Sunday, August 26, 2012

Volkswagen Vehicle Identification Number (VIN): Part II- 17 character VIN

VIN definition and history.

A car‘s vehicle identification number (VIN) is the automotive equivalent of human DNA. In the early 1980s, the National Highway Traffic Safety Administration sought to standardize these identifying numbers when they began requiring all road vehicles to have a 17-character VIN. A format for Vehicle Identification Numbers was "officially" outlined in ISO Standard 3779 February 1977 which was last revised in 1983.

VW and VINs
Early VINs were not standardized between manufacturers, nor were they called VINs at the onset. VINs are critical pieces of information for identifying the exact VW type and the engine that was put into it when it was built. It helps identify the origin of the VW and may also give clues regarding the stock parts that were used in the vehicle when it was built.

VW 17-character VIN:
With the international standards requirement of a 17-digit VIN number, the VW VIN numbers since August '79 would look something like this:

W  V  W  Z  Z  Z  8  6  Z  C  W  0  6  3  9  9  3

This number can be found on a plate or sticker as well as engraved on the body in letters about 1 cm high. Each character or digit has a particular purpose as follows:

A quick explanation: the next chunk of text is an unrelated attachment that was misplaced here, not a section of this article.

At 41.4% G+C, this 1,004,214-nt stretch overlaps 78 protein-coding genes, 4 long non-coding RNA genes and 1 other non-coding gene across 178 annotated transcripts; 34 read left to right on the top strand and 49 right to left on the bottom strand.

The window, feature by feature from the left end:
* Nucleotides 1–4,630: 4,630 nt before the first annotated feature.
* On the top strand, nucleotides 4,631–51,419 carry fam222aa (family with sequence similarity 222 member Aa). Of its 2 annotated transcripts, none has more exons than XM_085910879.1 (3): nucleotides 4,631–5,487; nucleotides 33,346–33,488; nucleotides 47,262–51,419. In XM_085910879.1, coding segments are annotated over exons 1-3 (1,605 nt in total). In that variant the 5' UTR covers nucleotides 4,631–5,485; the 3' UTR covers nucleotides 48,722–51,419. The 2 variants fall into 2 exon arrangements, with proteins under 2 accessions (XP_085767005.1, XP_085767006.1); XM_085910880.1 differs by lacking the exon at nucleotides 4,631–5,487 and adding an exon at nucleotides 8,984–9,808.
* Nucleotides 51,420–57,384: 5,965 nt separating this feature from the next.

1st Character- identifies the country where it was manufactured.

VIN Character 1 - Manufacturing Country Codes

1 or 4
















2nd Character-specifies the manufacturer, for example:

VIN Character 2 - Car Manufacturer Codes



















3rd Character- indicates the vehicle type or manufacturing division. This varies among car makes and models.

4th to 8th Character- reveals information about the vehicle's features an/or attributes, such as body style, engine type, model, series, etc. 

9th Character- is a VIN accuracy check digit verifying the previous numbers within the VIN. This is calculated from a mathematical formula after all the other characters in the VIN have been assigned and can either be a single number, or the letter "X". The correct numeric remainder that results from the computation (0-9) is inserted as the check digit but if the remainder is 10, the letter "X" is used to indicate that value. 

10th Character- tells you the model year; varies among car manufacturers 

VIN Character - Model Year Codes

















































































11th Character- reveals the assembly plant for the vehicle.